The Top 10 Easiest Ways to Lose Weight

Aly Walansky
Photo: Andy Roberts/OJO Images/Getty Images

Photo: Andy Roberts/OJO Images/Getty Images

We know full well that there’s no tried and true “quick fix” when it comes to weight loss … but that doesn’t mean we’ve stopped looking for one, and the easiest ways to lose weight may be completely different from what you think you know. There are some ways to make weight loss easier, but it’s important to maintain reasonable expectations. “The absolute best tip for losing weight is to understand and accept that losing weight isn’t easy,” says Promax Protein Bars Ambassador Holly Perkins. “In order to demand that your body burn off extra body fat, you will inevitably go through a phase that is uncomfortable. Learn to embrace the discomfort and weight loss will be a piece of cake.” Just don’t eat it.

Eat your veggies.
Use raw, steamed, and lightly sautéed vegetables to maintain a feeling of fullness and provide tons of nutrition, says Perkins. Aim for two to three servings of dark green vegetables every day—they provide a feeling of satiety to avoid hunger pangs.

Drink water.
Drink at least half of your body weight in fluid ounces daily, says Erika Kaufman, RD, LD, of The Houstonian Club. Not only is drinking water good for you—hydration!—but it is essential to losing weight and relieving water retention. Water has no calories and helps keep you full during and between meal times, says Kaufman. Water is also necessary to digest your food, and it increases energy so that you can avoid that mid-afternoon fatigue. Drink up!

Keep junk food out of sight.
Your environment will play a significant role in your ability to successfully lose weight and keep it off, so make things easier on yourself. Don’t keep a jar of Hershey kisses or jelly beans or gummies on your desk, or anywhere within reach, says Kaufman. Easy accessible treats are just too tempting for even the most controlled individuals. Instead, keep healthy snacks with you, like baby carrots, non-fat Greek yogurt, or reduced fat string cheese.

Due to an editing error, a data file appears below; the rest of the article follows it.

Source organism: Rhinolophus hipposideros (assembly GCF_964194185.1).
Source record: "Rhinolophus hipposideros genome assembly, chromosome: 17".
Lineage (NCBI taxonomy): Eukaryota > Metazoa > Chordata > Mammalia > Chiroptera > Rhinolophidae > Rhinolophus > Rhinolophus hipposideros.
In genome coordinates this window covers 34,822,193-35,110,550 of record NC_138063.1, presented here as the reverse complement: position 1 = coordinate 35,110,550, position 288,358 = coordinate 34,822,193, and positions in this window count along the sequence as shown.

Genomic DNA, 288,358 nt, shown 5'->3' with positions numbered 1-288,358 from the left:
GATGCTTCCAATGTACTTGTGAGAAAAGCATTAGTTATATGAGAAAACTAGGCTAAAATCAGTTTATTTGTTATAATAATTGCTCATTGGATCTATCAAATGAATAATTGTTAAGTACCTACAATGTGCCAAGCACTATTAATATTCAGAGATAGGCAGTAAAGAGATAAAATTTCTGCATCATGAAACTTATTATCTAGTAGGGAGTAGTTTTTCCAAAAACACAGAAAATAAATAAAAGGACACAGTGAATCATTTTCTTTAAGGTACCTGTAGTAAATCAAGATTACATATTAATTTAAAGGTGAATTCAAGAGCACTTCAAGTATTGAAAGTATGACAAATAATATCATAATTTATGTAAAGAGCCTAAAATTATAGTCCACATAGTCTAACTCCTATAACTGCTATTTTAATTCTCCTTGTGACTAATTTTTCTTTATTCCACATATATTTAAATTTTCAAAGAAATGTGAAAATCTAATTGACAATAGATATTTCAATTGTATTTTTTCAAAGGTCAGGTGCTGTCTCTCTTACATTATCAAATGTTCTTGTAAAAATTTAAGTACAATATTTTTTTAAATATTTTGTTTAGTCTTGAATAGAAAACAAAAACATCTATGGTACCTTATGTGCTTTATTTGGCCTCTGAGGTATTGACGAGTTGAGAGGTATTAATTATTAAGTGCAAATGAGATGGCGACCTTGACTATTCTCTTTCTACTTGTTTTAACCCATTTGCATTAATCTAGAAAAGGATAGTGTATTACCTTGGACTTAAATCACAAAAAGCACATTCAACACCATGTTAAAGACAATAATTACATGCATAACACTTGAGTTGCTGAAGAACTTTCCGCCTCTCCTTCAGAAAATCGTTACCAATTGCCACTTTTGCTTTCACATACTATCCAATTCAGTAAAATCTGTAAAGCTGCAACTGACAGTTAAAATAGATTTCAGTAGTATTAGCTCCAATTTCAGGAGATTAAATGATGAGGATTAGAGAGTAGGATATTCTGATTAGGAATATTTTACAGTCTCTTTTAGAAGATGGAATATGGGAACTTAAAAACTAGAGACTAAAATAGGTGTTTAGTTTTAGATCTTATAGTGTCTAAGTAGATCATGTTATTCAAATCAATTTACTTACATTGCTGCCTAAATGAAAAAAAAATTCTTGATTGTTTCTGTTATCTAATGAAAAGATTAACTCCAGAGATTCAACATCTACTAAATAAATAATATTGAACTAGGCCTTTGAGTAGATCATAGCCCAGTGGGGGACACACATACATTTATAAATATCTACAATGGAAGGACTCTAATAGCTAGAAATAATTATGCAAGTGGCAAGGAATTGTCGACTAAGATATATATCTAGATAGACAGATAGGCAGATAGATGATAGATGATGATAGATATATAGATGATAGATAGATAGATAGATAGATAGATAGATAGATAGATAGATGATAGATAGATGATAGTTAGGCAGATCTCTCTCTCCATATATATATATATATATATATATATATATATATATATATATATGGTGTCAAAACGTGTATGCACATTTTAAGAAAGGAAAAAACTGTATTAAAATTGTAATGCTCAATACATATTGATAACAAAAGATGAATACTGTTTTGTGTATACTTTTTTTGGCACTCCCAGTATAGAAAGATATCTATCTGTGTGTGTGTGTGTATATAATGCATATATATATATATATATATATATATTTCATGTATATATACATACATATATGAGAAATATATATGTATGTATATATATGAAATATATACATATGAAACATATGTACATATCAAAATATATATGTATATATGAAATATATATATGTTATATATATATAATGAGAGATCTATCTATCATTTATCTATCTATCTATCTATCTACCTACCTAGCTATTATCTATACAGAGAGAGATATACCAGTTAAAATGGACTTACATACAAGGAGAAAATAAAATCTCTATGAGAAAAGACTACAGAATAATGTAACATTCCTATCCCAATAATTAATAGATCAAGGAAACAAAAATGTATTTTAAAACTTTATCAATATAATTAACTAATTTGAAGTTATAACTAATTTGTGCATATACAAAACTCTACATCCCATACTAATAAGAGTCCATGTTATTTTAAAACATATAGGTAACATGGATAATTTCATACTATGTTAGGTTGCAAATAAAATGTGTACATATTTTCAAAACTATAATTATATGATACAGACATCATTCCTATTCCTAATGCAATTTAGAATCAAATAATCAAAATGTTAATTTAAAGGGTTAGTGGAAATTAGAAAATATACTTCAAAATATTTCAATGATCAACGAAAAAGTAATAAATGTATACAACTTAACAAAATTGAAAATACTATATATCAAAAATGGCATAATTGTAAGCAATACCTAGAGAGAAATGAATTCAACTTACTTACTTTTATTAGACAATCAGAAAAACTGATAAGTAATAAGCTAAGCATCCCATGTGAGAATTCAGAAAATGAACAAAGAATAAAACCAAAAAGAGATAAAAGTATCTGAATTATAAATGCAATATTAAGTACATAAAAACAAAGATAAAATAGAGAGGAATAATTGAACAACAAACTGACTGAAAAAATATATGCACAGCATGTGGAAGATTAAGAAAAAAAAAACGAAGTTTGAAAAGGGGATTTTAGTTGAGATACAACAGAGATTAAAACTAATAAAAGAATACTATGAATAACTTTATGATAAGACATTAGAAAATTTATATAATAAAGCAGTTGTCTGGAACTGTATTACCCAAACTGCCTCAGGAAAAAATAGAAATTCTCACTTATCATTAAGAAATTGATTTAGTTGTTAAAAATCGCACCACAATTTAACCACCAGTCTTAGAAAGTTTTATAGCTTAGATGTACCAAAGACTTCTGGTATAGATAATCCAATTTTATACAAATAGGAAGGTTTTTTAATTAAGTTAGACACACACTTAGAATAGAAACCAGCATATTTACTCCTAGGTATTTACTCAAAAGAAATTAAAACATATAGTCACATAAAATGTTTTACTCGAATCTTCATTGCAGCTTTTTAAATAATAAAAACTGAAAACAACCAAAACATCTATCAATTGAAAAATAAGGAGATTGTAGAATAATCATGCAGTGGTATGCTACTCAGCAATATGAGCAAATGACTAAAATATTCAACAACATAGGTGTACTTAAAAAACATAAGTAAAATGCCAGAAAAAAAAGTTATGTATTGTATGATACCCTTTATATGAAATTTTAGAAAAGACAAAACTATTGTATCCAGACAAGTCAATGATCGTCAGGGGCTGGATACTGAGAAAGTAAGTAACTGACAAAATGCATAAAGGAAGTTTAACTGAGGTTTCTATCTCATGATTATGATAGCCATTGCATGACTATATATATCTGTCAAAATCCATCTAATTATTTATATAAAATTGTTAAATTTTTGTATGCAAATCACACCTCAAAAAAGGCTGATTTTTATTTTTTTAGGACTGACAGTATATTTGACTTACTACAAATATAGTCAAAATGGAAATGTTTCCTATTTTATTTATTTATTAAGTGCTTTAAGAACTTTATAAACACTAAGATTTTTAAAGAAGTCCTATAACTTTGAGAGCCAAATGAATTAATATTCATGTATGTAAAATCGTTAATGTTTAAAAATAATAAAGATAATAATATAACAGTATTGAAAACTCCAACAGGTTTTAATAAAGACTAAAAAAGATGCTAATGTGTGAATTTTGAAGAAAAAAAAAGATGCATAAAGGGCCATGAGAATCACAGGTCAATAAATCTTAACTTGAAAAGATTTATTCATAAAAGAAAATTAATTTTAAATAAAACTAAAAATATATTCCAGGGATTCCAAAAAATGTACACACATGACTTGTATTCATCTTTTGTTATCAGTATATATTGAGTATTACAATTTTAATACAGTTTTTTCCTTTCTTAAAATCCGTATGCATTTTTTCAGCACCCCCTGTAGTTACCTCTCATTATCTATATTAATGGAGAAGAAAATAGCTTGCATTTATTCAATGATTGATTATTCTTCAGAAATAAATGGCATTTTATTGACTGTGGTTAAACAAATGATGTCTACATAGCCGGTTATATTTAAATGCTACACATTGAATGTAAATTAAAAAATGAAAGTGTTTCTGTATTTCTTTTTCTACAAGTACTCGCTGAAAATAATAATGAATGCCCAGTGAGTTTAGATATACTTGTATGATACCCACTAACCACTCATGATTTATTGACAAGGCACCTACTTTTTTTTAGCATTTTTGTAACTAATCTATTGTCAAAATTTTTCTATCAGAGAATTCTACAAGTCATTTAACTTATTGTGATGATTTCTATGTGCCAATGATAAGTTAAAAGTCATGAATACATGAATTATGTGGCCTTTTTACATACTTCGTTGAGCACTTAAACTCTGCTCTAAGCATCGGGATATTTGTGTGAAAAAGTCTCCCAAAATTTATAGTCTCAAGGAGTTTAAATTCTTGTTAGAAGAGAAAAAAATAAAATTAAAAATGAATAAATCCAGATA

Be cautious when eating out.
Dining out is a challenge, so the goal here is damage control, says Kaufman. Pick things on the menu that are boiled, steamed, or grilled rather than fried, battered, or buttered. Since dressings and sauces are very high in calories, ask for all of the dressings and sauces on the side so that you have control over how much to put in your food. Try to limit yourself to just one or two tablespoons of that vinaigrette.

Stop making excuses to avoid exercising.
Stay active! According to the CDC, adults need at least 150 minutes of moderate intensity exercise each week, says Kaufman. Although exercising at 30- or 60-minute intervals is ideal, don’t get discouraged if this doesn’t work with your schedule. Make a workout schedule that works for you, even if you have to split up your 30 minutes per day into 10 minute walks three times a day—it’s truly better than nothing. Take the stairs, park your car away from the office, take your dog for a walk, take your kids to the park, and be sure to dedicate more time to exercising on your more flexible days.

Increase your fiber intake.
You’ll find that most high fiber foods happen to be healthy and low in calories. Conveniently, they’re also filling, and help stabilize your blood sugar and stay satisfied longer. Some good sources of fiber include fruits, vegetables, legumes, nuts, and whole grain products. Kaufman suggests trying to get 25 to 35 grams of fiber daily, which can be done easily by incorporating a vegetable and fruit serving to your meals as well as making half of the grains you choose whole. Look at the label on the bread and cereals you have at home, and make sure each bread serving has at least 3 grams of fiber and each cereal serving has at least 5 grams.

Get help.
Find a trainer, nutritionist, or someone who knows what they’re talking about and have them help you with a meal plan, suggests LaShawn McCrary, a Mind-Body Wellness Specialist. Find a physical activity you enjoy and do it as often as you can.

Be patient.
You didn’t gain the pounds overnight and you’re not going to lose them that quickly either, says McCrary, and be consistent—getting frustrated and allowing yourself to run to comfort food will only add inches to your waist line.

Try the 5×5 plan.
Jessica Smith, a certified wellness coach and creator of the Walk On: 21-Day Weight Loss Plan, says to start leaving about five bites on your plate at meal times, and set an alarm to get up and walk 5 minutes out of every hour that you spend sitting at the computer or in front of the TV. This is the easiest way to start to shed pounds without committing to an extreme diet. If you already work out, you’re doing great—but the the 5 minute add-ons with still help tremendously.

Think and speak positively.
Calling yourself fat or weak will not help you lose weight, says McCrary. Remember that you’re a work in progress—love yourself throughout the process, and it won’t be long before the number on the scale and tape measure take a dive.

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